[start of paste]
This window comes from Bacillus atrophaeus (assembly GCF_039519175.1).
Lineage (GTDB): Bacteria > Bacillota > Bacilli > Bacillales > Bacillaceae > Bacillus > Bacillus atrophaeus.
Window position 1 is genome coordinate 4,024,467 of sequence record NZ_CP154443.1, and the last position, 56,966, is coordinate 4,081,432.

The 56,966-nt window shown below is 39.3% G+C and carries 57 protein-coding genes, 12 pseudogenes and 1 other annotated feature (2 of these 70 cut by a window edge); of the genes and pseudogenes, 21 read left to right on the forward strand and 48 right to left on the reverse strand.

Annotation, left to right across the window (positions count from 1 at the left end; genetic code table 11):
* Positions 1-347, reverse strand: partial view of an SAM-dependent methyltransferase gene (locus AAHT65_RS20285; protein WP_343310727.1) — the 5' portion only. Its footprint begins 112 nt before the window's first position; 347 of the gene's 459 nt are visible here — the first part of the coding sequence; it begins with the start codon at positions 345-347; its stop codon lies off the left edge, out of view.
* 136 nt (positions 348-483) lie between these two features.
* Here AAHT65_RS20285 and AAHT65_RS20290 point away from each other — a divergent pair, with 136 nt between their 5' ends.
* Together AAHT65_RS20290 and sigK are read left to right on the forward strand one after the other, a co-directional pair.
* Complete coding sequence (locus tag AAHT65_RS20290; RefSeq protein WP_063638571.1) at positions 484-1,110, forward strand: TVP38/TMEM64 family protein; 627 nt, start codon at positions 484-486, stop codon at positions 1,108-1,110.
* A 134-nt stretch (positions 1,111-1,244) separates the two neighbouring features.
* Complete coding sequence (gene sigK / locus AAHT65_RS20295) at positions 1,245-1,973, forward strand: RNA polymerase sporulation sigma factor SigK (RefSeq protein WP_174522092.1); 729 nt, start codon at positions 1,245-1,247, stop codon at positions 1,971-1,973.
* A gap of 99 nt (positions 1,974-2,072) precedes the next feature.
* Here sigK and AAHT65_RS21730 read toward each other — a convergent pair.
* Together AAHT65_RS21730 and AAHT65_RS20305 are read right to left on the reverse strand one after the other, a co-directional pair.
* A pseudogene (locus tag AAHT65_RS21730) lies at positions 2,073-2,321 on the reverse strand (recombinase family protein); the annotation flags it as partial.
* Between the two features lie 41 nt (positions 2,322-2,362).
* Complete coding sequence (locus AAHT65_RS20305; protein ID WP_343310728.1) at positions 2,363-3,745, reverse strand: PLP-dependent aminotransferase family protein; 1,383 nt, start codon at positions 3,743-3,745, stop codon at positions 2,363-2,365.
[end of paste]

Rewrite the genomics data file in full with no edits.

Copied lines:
This window comes from Bacillus atrophaeus (assembly GCF_039519175.1).
Lineage (GTDB): Bacteria > Bacillota > Bacilli > Bacillales > Bacillaceae > Bacillus > Bacillus atrophaeus.
Window position 1 is genome coordinate 4,024,467 of sequence record NZ_CP154443.1, and the last position, 56,966, is coordinate 4,081,432.

The 56,966-nt window shown below is 39.3% G+C and carries 57 protein-coding genes, 12 pseudogenes and 1 other annotated feature (2 of these 70 cut by a window edge); of the genes and pseudogenes, 21 read left to right on the forward strand and 48 right to left on the reverse strand.

Annotation, left to right across the window (positions count from 1 at the left end; genetic code table 11):
* Positions 1-347, reverse strand: partial view of an SAM-dependent methyltransferase gene (locus AAHT65_RS20285; protein WP_343310727.1) — the 5' portion only. Its footprint begins 112 nt before the window's first position; 347 of the gene's 459 nt are visible here — the first part of the coding sequence; it begins with the start codon at positions 345-347; its stop codon lies off the left edge, out of view.
* 136 nt (positions 348-483) lie between these two features.
* Here AAHT65_RS20285 and AAHT65_RS20290 point away from each other — a divergent pair, with 136 nt between their 5' ends.
* Together AAHT65_RS20290 and sigK are read left to right on the forward strand one after the other, a co-directional pair.
* Complete coding sequence (locus tag AAHT65_RS20290; RefSeq protein WP_063638571.1) at positions 484-1,110, forward strand: TVP38/TMEM64 family protein; 627 nt, start codon at positions 484-486, stop codon at positions 1,108-1,110.
* A 134-nt stretch (positions 1,111-1,244) separates the two neighbouring features.
* Complete coding sequence (gene sigK / locus AAHT65_RS20295) at positions 1,245-1,973, forward strand: RNA polymerase sporulation sigma factor SigK (RefSeq protein WP_174522092.1); 729 nt, start codon at positions 1,245-1,247, stop codon at positions 1,971-1,973.
* A gap of 99 nt (positions 1,974-2,072) precedes the next feature.
* Here sigK and AAHT65_RS21730 read toward each other — a convergent pair.
* Together AAHT65_RS21730 and AAHT65_RS20305 are read right to left on the reverse strand one after the other, a co-directional pair.
* A pseudogene (locus tag AAHT65_RS21730) lies at positions 2,073-2,321 on the reverse strand (recombinase family protein); the annotation flags it as partial.
* Between the two features lie 41 nt (positions 2,322-2,362).
* Complete coding sequence (locus AAHT65_RS20305; protein ID WP_343310728.1) at positions 2,363-3,745, reverse strand: PLP-dependent aminotransferase family protein; 1,383 nt, start codon at positions 3,743-3,745, stop codon at positions 2,363-2,365.